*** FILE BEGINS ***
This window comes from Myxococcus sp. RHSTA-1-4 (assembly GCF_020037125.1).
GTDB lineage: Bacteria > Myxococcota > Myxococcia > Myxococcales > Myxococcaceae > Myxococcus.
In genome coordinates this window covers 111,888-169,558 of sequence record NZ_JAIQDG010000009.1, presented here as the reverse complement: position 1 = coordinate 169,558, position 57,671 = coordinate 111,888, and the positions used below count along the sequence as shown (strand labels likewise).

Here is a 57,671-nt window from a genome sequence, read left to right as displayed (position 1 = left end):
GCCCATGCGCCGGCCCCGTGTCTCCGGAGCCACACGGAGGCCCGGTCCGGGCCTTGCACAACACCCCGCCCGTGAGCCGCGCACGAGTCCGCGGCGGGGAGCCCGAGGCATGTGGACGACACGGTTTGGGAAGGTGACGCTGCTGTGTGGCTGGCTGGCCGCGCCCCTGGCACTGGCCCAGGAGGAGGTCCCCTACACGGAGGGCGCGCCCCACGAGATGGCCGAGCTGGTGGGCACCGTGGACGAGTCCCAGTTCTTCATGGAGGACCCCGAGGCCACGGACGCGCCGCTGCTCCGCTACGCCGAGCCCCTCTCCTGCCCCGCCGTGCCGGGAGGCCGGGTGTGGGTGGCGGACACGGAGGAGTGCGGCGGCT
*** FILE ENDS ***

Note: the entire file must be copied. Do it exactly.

This window comes from Myxococcus sp. RHSTA-1-4 (assembly GCF_020037125.1).
GTDB lineage: Bacteria > Myxococcota > Myxococcia > Myxococcales > Myxococcaceae > Myxococcus.
In genome coordinates this window covers 111,888-169,558 of sequence record NZ_JAIQDG010000009.1, presented here as the reverse complement: position 1 = coordinate 169,558, position 57,671 = coordinate 111,888, and the positions used below count along the sequence as shown (strand labels likewise).

Here is a 57,671-nt window from a genome sequence, read left to right as displayed (position 1 = left end):
GCCCATGCGCCGGCCCCGTGTCTCCGGAGCCACACGGAGGCCCGGTCCGGGCCTTGCACAACACCCCGCCCGTGAGCCGCGCACGAGTCCGCGGCGGGGAGCCCGAGGCATGTGGACGACACGGTTTGGGAAGGTGACGCTGCTGTGTGGCTGGCTGGCCGCGCCCCTGGCACTGGCCCAGGAGGAGGTCCCCTACACGGAGGGCGCGCCCCACGAGATGGCCGAGCTGGTGGGCACCGTGGACGAGTCCCAGTTCTTCATGGAGGACCCCGAGGCCACGGACGCGCCGCTGCTCCGCTACGCCGAGCCCCTCTCCTGCCCCGCCGTGCCGGGAGGCCGGGTGTGGGTGGCGGACACGGAGGAGTGCGGCGGCT